“They know we have the Sun Saint,” Nikolai said. Mal nodded, snatched up a pistol, and gave Tolya and Tamar a swift nudge.
“What are you doing?” I asked, suddenly panicked.
“We can’t leave survivors,” Mal said. Then he dove from the edge. I screamed, but he tucked into a roll and came up firing.
Tolya and Tamar followed, cutting through the remaining ranks of militia while Nikolai and his crew tried to lend cover from above. I saw one of the militiamen break free and run for the woods. Tolya put a bullet through his victim’s back, and before the body had even hit the ground, the giant was turning, his hand forming a fist as he crushed the heart of another knife-wielding soldier looming up behind him.
Tamar charged directly into Ekaterina. Her axes flashed twice, and the militiawoman fell, her topknot drifting down beside her lifeless form, attached to a piece of scalp. Another man lifted his pistol, taking aim at Tamar, but Mal was on him, knife slicing mercilessly across his throat. I am become a blade. And then there was no one left, only bodies in a field.
“Come on!” Nikolai called as the platform drifted higher. He tossed down a cable. Mal braced his feet against the ground, holding the rope taut so Tamar and Tolya could shinny up. As soon as the twins were on the platform, Mal hooked his ankle and wrist in the cable and they bent to haul him in.
That was when I saw movement behind him. A man had risen from the dirt, covered in mud and blood, saber held out before him.
“Mal!” I cried. But it was too late, his limbs were tangled in the rope.
The soldier released a roar and slashed out. Mal put up a useless hand to defend himself.
Light flashed off the soldier’s blade. His arm stopped midswing, and the saber dropped from his fingertips. Then his body came apart, splitting down the middle as if someone had drawn a near perfect line from the top of his head all the way to his groin, a line that gleamed bright as he fell in pieces.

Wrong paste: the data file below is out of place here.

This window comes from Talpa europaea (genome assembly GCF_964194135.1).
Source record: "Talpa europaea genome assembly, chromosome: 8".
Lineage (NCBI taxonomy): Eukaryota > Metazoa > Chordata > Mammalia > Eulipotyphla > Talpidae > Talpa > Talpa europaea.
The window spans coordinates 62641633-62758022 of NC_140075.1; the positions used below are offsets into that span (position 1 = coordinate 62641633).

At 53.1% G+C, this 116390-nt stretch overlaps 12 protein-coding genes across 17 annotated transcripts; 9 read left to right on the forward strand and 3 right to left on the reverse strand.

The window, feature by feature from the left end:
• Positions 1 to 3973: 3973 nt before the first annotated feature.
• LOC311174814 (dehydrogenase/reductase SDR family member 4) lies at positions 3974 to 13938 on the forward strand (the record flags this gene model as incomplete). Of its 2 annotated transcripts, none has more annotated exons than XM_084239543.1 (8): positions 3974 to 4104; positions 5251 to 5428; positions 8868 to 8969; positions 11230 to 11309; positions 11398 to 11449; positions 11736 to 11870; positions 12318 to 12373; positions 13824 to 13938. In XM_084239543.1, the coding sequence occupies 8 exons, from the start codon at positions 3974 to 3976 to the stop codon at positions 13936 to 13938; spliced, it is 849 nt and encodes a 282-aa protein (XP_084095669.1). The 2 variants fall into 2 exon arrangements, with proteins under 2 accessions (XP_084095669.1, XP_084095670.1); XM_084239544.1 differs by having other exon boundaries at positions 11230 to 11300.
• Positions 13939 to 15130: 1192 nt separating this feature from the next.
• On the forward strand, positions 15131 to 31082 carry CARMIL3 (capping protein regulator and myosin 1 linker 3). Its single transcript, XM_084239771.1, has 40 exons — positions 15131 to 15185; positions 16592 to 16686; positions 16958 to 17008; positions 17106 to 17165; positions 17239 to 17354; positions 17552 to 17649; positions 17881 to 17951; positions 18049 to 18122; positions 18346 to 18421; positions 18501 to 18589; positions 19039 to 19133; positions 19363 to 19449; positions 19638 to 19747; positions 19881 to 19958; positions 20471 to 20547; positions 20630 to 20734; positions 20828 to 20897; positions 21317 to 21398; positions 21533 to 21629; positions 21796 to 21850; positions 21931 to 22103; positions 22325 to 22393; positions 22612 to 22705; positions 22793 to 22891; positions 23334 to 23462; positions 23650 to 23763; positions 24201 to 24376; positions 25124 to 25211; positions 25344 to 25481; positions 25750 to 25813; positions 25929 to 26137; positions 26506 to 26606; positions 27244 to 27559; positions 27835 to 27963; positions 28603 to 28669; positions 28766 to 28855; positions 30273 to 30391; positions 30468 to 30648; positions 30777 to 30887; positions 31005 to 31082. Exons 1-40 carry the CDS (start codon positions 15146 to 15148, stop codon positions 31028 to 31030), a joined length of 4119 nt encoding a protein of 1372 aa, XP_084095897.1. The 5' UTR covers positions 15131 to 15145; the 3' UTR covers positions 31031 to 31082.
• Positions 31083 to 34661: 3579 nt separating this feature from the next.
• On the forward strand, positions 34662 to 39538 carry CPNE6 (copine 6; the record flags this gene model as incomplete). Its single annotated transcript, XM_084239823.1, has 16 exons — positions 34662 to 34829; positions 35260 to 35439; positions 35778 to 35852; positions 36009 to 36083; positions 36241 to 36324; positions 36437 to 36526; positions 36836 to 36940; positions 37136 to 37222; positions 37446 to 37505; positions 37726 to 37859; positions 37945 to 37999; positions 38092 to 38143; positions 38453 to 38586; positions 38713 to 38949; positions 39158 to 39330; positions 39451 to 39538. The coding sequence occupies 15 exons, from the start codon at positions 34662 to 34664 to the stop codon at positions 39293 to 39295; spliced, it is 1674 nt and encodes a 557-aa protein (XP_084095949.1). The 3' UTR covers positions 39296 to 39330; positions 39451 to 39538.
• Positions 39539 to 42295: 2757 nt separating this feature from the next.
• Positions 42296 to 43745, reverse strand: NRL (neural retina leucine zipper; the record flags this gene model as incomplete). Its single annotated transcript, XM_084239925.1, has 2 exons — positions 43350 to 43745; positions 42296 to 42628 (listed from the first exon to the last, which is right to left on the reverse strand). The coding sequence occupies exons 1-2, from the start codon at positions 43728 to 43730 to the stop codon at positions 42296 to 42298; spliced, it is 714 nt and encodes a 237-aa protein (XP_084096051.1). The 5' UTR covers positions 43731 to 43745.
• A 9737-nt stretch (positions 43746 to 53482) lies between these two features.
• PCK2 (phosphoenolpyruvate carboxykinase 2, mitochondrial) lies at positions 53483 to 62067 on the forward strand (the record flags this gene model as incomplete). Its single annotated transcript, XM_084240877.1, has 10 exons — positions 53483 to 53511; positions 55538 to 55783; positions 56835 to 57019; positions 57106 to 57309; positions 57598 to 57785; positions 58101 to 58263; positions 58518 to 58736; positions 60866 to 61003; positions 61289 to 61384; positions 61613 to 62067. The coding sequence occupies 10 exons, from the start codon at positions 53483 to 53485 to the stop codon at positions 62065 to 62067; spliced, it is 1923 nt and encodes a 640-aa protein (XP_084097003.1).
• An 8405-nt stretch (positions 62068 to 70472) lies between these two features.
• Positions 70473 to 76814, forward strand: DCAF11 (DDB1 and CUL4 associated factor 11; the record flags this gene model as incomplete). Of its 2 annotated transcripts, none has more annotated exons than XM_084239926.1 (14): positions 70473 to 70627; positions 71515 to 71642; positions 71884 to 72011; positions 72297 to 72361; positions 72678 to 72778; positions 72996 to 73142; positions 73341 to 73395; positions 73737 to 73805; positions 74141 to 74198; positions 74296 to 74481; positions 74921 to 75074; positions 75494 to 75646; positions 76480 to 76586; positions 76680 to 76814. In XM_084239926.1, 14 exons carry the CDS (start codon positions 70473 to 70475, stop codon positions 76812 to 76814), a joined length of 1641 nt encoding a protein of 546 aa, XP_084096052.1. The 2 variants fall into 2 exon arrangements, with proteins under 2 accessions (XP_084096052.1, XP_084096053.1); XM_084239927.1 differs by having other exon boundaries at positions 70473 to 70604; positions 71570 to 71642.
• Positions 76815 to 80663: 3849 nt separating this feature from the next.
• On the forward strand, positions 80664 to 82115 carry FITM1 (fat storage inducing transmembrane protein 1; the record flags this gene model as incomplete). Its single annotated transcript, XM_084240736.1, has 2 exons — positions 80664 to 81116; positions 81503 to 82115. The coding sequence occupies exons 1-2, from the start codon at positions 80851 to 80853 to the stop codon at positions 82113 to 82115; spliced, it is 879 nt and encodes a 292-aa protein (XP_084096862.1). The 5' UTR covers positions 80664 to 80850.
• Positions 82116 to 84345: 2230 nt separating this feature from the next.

Mal looked up. I stood at the edge of the platform, my hands still glowing with the power of the Cut. I swayed. Nikolai yanked me back before I could tip over the edge. I broke free of him, scooting to the far end of the platform and vomiting off the other side.
I clung to the cool metal, feeling like a coward. Mal and the twins had leapt into that battle to make sure the Darkling wouldn’t learn our location. They hadn’t hesitated. They’d killed with ruthless efficiency. I’d taken one life, and I was curled up like a child, wiping sick from my lip.
Stigg sent fire licking over the bodies in the field. I hadn’t stopped to think that a body sliced in half would give away my presence just as surely as an informant.
Moments later, the platform was hauled up into the Pelican’s cargo hold, and we were under way. When we emerged above deck, the sun was shining off the port side as we climbed into the clouds. Nikolai shouted commands. One team of Squallers manned the giant lozenge of a balloon, while another filled the sails with wind. Tidemakers shrouded the base of the craft in mist to keep us from being spotted by anyone on the ground. I recognized some of the rogue Grisha from the days when Nikolai had masqueraded as Sturmhond and Mal and I had been prisoners aboard his ship.